U.S. Consul General Colleen Crenwelge, who spoke with the participants on the last day of the workshop stated, “The U.S. government is delighted to support the Digital Rights Foundation’s efforts to inform the public about online rights and responsibilities.”

Developments in digital communications have had profound effects on the world in which we live. Though technological advances have driven economic growth and facilitated global connectivity, these developments come hand in hand with its demerits. Free, instant access to global news on the internet has brought with it the threat of widespread disinformation; the miracles of e-commerce have been accompanied by the scourge of identity theft; and while social media has made it easier for us to maintain global networks of friends, it has also facilitated online harassment and cyberbullying. We have also repeatedly seen the effects of online spaces in our lives offline which shows how integration of the internet with our lives is quite real. The five-day residency engaged the participants in various activities, discussions and group work and also touched upon the importance of online safety and security.

Thanking the U.S Consulate for their support, Nighat Dad said, “We are hopeful that our collective efforts to mainstream digital rights will create leaders amongst PUAN’s alumni who will benefit their communities and play a significant role in making online spaces safe. Digital rights have been excluded from the basic human rights framework until now and through trainings like these we will be able to make people more aware about the evolving online threats like cyber harassment, cyber bullying, fake news and disinformation and hate speech.”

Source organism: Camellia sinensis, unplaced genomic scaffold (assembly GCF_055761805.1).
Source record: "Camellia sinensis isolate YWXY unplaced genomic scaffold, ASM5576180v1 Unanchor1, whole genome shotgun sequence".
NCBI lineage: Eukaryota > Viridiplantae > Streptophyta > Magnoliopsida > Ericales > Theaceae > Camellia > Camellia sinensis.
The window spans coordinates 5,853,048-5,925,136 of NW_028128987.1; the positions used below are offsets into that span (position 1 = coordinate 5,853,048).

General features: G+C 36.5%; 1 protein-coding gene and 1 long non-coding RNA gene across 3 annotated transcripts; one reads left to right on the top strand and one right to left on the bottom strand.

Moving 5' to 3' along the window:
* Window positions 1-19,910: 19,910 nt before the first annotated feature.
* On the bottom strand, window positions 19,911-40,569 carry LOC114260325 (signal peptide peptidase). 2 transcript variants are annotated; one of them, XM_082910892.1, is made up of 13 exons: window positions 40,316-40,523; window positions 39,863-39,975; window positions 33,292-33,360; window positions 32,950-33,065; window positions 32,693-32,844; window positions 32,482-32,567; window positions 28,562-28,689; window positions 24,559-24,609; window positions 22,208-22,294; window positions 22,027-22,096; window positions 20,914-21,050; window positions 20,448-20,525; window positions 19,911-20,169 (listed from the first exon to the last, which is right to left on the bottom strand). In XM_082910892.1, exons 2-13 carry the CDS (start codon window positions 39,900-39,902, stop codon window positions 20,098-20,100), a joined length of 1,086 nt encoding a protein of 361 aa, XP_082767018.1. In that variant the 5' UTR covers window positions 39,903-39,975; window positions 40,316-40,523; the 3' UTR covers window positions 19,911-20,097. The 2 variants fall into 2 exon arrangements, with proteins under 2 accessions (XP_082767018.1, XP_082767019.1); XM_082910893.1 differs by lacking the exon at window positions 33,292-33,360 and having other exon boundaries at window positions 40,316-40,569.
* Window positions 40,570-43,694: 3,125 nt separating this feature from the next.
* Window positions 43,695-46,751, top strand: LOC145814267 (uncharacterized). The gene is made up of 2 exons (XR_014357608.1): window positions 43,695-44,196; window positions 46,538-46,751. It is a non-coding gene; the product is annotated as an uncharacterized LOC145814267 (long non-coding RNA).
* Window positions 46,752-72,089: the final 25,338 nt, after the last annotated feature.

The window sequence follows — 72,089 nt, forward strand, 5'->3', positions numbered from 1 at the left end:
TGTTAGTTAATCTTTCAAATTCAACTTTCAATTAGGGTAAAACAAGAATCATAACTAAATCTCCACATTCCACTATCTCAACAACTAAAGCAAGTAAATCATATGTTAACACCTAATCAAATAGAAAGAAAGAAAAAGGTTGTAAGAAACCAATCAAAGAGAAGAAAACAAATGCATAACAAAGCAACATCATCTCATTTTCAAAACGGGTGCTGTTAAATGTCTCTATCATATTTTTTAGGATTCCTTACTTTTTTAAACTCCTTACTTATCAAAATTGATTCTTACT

Contact person: 
Seerat Khan 
Advocacy and Outreach Manager 

 

March 29, 2019 - Comments Off on Digital Rights Foundation launches report on Female Journalists in new media: Experiences, challenges and a gendered approach

Digital Rights Foundation launches report on Female Journalists in new media: Experiences, challenges and a gendered approach

Digital Rights Foundation (DRF) has launched its report on the gendered, online harassment that female journalists face in the media and how this resonates in their offline spaces in the report titled, ‘Female Journalists in new media: Experiences, challenges and a gendered approach’. The report aims to generate a much needed debate around the problems that women journalists face in the new media and how they often have to take a step back from the media due to their vulnerable position in the field.

The report records the experiences of female journalists in a qualitative manner in order to understand the kind of harassment and intimidation women face in the digital platforms due to their work. It also explains how online violence of female journalists translates into offline violence. The report talks about how there are numerous issues that women face in their field like trivialization of gendered issues by their male counterparts and limited support from media houses and institutions.